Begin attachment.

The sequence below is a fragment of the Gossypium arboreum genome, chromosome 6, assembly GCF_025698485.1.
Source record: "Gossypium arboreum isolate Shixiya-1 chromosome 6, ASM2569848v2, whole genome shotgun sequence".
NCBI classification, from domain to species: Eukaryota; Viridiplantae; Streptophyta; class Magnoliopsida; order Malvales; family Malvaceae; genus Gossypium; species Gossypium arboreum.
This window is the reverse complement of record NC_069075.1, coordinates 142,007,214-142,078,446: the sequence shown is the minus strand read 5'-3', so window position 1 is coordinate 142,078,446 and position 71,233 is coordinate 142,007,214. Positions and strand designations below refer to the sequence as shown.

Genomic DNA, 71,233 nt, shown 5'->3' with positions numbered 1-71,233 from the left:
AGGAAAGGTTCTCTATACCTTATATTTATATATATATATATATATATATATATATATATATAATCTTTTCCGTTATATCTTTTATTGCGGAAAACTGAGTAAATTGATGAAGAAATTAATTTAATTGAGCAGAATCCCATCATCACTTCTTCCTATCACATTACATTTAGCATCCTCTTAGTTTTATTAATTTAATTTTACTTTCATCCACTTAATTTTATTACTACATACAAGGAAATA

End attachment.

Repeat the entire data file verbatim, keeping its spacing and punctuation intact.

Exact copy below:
The sequence below is a fragment of the Gossypium arboreum genome, chromosome 6, assembly GCF_025698485.1.
Source record: "Gossypium arboreum isolate Shixiya-1 chromosome 6, ASM2569848v2, whole genome shotgun sequence".
NCBI classification, from domain to species: Eukaryota; Viridiplantae; Streptophyta; class Magnoliopsida; order Malvales; family Malvaceae; genus Gossypium; species Gossypium arboreum.
This window is the reverse complement of record NC_069075.1, coordinates 142,007,214-142,078,446: the sequence shown is the minus strand read 5'-3', so window position 1 is coordinate 142,078,446 and position 71,233 is coordinate 142,007,214. Positions and strand designations below refer to the sequence as shown.

Genomic DNA, 71,233 nt, shown 5'->3' with positions numbered 1-71,233 from the left:
AGGAAAGGTTCTCTATACCTTATATTTATATATATATATATATATATATATATATATATATAATCTTTTCCGTTATATCTTTTATTGCGGAAAACTGAGTAAATTGATGAAGAAATTAATTTAATTGAGCAGAATCCCATCATCACTTCTTCCTATCACATTACATTTAGCATCCTCTTAGTTTTATTAATTTAATTTTACTTTCATCCACTTAATTTTATTACTACATACAAGGAAATA